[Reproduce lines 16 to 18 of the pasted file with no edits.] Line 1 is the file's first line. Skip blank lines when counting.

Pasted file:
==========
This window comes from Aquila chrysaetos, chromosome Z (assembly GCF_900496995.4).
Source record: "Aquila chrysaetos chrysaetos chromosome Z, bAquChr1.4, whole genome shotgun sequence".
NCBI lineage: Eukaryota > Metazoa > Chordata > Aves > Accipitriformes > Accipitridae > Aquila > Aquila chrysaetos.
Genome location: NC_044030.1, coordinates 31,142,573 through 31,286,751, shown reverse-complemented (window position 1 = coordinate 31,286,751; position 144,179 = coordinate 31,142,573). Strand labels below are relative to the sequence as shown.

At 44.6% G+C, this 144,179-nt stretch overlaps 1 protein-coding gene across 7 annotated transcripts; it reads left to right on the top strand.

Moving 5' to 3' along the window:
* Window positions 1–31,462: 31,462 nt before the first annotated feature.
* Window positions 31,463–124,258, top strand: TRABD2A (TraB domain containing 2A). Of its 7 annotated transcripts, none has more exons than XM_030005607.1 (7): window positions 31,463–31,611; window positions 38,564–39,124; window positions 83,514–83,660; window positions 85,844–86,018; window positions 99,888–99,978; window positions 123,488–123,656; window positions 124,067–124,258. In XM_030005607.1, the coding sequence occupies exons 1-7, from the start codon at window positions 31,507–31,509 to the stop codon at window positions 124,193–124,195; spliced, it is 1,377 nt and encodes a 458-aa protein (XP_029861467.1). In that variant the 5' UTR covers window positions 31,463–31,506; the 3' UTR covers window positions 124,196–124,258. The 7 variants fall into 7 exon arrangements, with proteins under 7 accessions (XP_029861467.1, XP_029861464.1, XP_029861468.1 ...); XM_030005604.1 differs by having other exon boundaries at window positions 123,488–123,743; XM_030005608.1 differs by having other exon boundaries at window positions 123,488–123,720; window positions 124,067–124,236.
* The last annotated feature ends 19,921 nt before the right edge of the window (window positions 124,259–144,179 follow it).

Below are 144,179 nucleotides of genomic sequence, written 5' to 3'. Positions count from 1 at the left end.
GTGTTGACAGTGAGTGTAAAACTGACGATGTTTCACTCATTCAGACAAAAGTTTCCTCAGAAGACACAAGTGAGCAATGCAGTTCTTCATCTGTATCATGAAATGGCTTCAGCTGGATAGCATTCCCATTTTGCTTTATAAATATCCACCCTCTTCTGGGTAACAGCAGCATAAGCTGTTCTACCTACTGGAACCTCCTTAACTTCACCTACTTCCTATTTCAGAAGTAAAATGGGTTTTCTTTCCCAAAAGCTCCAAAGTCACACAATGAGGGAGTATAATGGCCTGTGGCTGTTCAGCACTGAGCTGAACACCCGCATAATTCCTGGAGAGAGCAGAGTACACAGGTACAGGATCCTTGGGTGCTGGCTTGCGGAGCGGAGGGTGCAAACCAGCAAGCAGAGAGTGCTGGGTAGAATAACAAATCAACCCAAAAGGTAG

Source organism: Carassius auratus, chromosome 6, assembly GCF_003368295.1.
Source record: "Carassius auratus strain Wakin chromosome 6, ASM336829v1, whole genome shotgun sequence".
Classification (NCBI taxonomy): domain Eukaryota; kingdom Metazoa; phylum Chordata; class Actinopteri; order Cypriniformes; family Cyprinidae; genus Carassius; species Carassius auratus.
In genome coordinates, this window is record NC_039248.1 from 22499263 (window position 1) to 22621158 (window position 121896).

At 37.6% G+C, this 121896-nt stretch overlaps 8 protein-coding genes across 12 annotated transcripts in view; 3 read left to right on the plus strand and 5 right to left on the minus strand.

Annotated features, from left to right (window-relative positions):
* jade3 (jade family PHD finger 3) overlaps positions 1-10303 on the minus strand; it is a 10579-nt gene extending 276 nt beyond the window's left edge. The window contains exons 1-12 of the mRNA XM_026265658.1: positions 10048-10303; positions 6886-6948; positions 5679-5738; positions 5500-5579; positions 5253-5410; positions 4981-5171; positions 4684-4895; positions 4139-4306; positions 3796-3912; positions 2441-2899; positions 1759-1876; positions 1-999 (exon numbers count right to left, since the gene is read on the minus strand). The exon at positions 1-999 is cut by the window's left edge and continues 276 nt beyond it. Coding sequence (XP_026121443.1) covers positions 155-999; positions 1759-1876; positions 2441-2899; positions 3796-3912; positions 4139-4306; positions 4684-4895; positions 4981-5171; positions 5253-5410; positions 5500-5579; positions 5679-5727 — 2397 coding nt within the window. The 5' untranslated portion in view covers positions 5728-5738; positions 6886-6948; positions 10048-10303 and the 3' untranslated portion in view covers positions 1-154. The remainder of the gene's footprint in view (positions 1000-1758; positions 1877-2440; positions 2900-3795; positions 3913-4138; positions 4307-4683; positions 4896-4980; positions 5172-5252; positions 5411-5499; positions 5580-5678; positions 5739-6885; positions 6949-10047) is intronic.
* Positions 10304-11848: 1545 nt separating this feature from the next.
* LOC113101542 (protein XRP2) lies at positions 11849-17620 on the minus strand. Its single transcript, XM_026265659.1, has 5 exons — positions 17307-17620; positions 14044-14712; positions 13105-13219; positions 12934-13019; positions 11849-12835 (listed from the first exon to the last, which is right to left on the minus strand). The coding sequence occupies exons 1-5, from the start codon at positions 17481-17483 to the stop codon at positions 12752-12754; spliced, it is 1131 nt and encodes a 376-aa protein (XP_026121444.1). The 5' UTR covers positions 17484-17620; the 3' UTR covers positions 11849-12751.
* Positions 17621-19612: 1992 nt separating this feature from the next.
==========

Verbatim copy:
At 37.6% G+C, this 121896-nt stretch overlaps 8 protein-coding genes across 12 annotated transcripts in view; 3 read left to right on the plus strand and 5 right to left on the minus strand.

Annotated features, from left to right (window-relative positions):
* jade3 (jade family PHD finger 3) overlaps positions 1-10303 on the minus strand; it is a 10579-nt gene extending 276 nt beyond the window's left edge. The window contains exons 1-12 of the mRNA XM_026265658.1: positions 10048-10303; positions 6886-6948; positions 5679-5738; positions 5500-5579; positions 5253-5410; positions 4981-5171; positions 4684-4895; positions 4139-4306; positions 3796-3912; positions 2441-2899; positions 1759-1876; positions 1-999 (exon numbers count right to left, since the gene is read on the minus strand). The exon at positions 1-999 is cut by the window's left edge and continues 276 nt beyond it. Coding sequence (XP_026121443.1) covers positions 155-999; positions 1759-1876; positions 2441-2899; positions 3796-3912; positions 4139-4306; positions 4684-4895; positions 4981-5171; positions 5253-5410; positions 5500-5579; positions 5679-5727 — 2397 coding nt within the window. The 5' untranslated portion in view covers positions 5728-5738; positions 6886-6948; positions 10048-10303 and the 3' untranslated portion in view covers positions 1-154. The remainder of the gene's footprint in view (positions 1000-1758; positions 1877-2440; positions 2900-3795; positions 3913-4138; positions 4307-4683; positions 4896-4980; positions 5172-5252; positions 5411-5499; positions 5580-5678; positions 5739-6885; positions 6949-10047) is intronic.